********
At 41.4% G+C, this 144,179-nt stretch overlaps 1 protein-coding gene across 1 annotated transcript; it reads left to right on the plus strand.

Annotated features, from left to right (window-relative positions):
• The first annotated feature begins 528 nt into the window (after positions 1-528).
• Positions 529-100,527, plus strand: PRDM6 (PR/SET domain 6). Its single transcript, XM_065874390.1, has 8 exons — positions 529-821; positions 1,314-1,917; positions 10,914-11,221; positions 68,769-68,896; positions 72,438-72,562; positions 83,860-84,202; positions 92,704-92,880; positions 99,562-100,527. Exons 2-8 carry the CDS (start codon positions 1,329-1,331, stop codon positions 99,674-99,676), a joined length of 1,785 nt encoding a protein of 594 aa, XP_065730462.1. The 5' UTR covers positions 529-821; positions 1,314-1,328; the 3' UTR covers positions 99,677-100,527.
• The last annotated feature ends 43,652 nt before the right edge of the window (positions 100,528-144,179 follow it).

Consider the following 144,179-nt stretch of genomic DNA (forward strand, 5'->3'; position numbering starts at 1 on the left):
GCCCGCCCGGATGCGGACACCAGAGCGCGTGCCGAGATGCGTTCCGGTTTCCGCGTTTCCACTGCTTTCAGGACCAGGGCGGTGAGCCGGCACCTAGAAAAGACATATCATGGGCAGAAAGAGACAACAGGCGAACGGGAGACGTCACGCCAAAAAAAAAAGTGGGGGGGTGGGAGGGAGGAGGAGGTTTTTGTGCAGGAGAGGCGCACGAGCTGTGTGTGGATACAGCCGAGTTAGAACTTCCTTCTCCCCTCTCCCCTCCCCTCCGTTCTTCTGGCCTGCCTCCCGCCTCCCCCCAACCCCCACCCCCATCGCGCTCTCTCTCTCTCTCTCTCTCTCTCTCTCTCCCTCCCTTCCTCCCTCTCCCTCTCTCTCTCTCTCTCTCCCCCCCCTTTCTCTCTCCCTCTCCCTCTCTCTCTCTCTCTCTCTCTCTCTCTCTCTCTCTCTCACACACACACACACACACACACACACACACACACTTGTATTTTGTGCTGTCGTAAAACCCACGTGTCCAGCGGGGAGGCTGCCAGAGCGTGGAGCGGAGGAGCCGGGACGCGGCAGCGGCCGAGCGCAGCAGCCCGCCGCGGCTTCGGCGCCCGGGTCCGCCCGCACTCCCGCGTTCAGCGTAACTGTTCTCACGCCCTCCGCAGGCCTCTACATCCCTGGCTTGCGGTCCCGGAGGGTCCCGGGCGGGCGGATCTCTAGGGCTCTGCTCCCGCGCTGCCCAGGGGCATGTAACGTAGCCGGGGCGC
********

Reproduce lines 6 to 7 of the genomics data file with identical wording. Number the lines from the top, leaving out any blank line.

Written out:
Consider the following 144,179-nt stretch of genomic DNA (forward strand, 5'->3'; position numbering starts at 1 on the left):
GCCCGCCCGGATGCGGACACCAGAGCGCGTGCCGAGATGCGTTCCGGTTTCCGCGTTTCCACTGCTTTCAGGACCAGGGCGGTGAGCCGGCACCTAGAAAAGACATATCATGGGCAGAAAGAGACAACAGGCGAACGGGAGACGTCACGCCAAAAAAAAAAGTGGGGGGGTGGGAGGGAGGAGGAGGTTTTTGTGCAGGAGAGGCGCACGAGCTGTGTGTGGATACAGCCGAGTTAGAACTTCCTTCTCCCCTCTCCCCTCCCCTCCGTTCTTCTGGCCTGCCTCCCGCCTCCCCCCAACCCCCACCCCCATCGCGCTCTCTCTCTCTCTCTCTCTCTCTCTCTCTCCCTCCCTTCCTCCCTCTCCCTCTCTCTCTCTCTCTCTCCCCCCCCTTTCTCTCTCCCTCTCCCTCTCTCTCTCTCTCTCTCTCTCTCTCTCTCTCTCTCTCACACACACACACACACACACACACACACACACACTTGTATTTTGTGCTGTCGTAAAACCCACGTGTCCAGCGGGGAGGCTGCCAGAGCGTGGAGCGGAGGAGCCGGGACGCGGCAGCGGCCGAGCGCAGCAGCCCGCCGCGGCTTCGGCGCCCGGGTCCGCCCGCACTCCCGCGTTCAGCGTAACTGTTCTCACGCCCTCCGCAGGCCTCTACATCCCTGGCTTGCGGTCCCGGAGGGTCCCGGGCGGGCGGATCTCTAGGGCTCTGCTCCCGCGCTGCCCAGGGGCATGTAACGTAGCCGGGGCGC